Eight Children, Left by Themselves, Die in House Fire
CARBONDALE, Ill. (AP) _ Eight small children, left at home by themselves, died in an early morning house fire Sunday, police said. An 8-year-old girl escaped the flames unharmed.
The victims, all relatives from 5 months to 7 years old, were found dead inside, said Assistant Chief Harry Threlkeld of the Carbondale Fire Department.
Camilla Foulks, 25, mother of three of the children, had been babysitting the others, who were left there by their parents, authorities said.
At a news conference Sunday, Police Chief Don Strom said Foulks might have been in a bar when the fire broke out.
″We have several reports to that effect. We have confirmed some of those and we’re continuing to investigate other potential witnesses that might have similar information,″ Strom said.
Jackson County State’s Attorney Mike Wepsiec said Foulks was given a blood test to determine if she was intoxicated but results were not immediately available. Foulks was staying with relatives Sunday night.
″Because the investigation is ongoing, I won’t preclude any charges from possibly being filed,″ Wepsiec said.
Strom said preliminary reports indicate all the victims had deadly levels of carbon monoxide in their systems. He said the cause of the fire had not been determined but arson was not suspected.
″The fire was contained in one bedroom - where seven of the victims were found. There was slight damage to another bedroom,″ said Threlkeld. ″One victim was found in the living room.″
Threlkeld said that when police and firefighters arrived about 1:30 a.m., no adults were present at the one-story, single-family wood house on the northeast side of the city - site of the main Southern Illinois University campus - 100 miles southeast of St. Louis.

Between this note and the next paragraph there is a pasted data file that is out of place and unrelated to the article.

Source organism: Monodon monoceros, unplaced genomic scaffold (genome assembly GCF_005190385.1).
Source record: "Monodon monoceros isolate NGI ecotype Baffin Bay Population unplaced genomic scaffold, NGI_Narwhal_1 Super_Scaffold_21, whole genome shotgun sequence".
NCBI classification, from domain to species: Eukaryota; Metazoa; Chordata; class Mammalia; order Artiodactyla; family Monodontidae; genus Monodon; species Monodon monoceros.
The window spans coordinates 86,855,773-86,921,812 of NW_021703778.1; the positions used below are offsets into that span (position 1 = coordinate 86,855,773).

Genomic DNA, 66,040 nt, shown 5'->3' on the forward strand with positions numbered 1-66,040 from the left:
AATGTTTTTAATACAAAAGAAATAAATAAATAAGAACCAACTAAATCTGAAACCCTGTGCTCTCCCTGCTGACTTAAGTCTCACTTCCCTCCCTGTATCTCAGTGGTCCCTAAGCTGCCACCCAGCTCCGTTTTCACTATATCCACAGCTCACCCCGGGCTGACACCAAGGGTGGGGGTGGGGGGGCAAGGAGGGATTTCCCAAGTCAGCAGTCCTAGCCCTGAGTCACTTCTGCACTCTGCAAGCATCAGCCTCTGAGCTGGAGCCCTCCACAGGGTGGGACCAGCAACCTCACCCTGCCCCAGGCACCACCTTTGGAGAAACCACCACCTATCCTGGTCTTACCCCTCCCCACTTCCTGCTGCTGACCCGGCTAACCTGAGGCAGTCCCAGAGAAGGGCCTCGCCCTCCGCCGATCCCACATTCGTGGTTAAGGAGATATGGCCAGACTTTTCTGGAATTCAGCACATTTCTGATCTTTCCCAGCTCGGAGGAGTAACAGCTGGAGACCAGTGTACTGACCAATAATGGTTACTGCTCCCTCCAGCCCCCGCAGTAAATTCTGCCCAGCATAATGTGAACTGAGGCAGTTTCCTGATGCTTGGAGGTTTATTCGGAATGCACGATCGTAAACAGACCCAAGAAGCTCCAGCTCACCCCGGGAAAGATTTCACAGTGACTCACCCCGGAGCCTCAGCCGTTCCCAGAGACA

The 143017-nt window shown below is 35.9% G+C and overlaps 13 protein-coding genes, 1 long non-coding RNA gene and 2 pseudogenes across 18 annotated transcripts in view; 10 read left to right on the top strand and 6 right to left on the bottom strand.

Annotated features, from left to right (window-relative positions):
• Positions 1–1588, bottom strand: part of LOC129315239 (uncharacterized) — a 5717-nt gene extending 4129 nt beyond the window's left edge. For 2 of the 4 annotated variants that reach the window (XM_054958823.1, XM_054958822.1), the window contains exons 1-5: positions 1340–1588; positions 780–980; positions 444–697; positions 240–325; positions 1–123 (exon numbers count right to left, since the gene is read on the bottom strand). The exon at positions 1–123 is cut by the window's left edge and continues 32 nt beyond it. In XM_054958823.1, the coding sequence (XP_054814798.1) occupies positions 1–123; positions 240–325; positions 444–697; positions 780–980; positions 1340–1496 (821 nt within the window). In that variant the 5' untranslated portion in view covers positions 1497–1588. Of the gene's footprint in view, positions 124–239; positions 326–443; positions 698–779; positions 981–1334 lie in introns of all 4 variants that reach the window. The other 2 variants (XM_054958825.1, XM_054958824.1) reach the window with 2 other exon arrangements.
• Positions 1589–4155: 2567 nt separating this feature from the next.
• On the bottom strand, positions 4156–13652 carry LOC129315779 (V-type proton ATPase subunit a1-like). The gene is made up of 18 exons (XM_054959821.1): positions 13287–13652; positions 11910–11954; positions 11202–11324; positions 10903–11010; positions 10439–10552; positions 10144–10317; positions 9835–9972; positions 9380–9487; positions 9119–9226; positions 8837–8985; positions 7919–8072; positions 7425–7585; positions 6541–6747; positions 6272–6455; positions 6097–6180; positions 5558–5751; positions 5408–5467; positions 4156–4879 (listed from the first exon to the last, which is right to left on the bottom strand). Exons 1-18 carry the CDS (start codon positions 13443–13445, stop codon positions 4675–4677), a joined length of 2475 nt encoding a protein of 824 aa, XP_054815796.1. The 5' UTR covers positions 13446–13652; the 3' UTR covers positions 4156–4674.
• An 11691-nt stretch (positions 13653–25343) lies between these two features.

The victims were identified as Lafesca Gates, 7; Antwene Sanders, 5; Sherice McDaniel, 4; Joseph McDaniel, 3; Elisha Fonder, 3; Clifton Simon, 3; Carlika Simon, 16 months; and Carlton Simon, 5 months, Threlkeld said.
The 8-year-old survivor was not identified. The other children were all cousins, nieces and nephews.
Foulks, mother of the three Simon children, had moved into the house only Wednesday.
On Friday, firefighters responded to a minor kitchen fire there, said Susan Metcalf, director of Good Samaritan Ministries, which manages the house for the federal government.
″She had some problems,″ said Metcalf. ″She had a lot of support, counselors, people working with her on parental skills.″
Metcalf said Foulks, a single mother, had been attending a basic adult education course at Southern Illinois University.
″She did a nice job setting up the house and kept the children clean and neat.″
On Sunday afternoon, yellow police tape kept the curious away from the blue bungalow, located on a quiet, tree-lined street. The front three windows were boarded up, and two box springs and a bed frame - all charred - were dumped in the front yard.
A rusty sign in back of the house read, ″You are welcome to play here but please be careful.″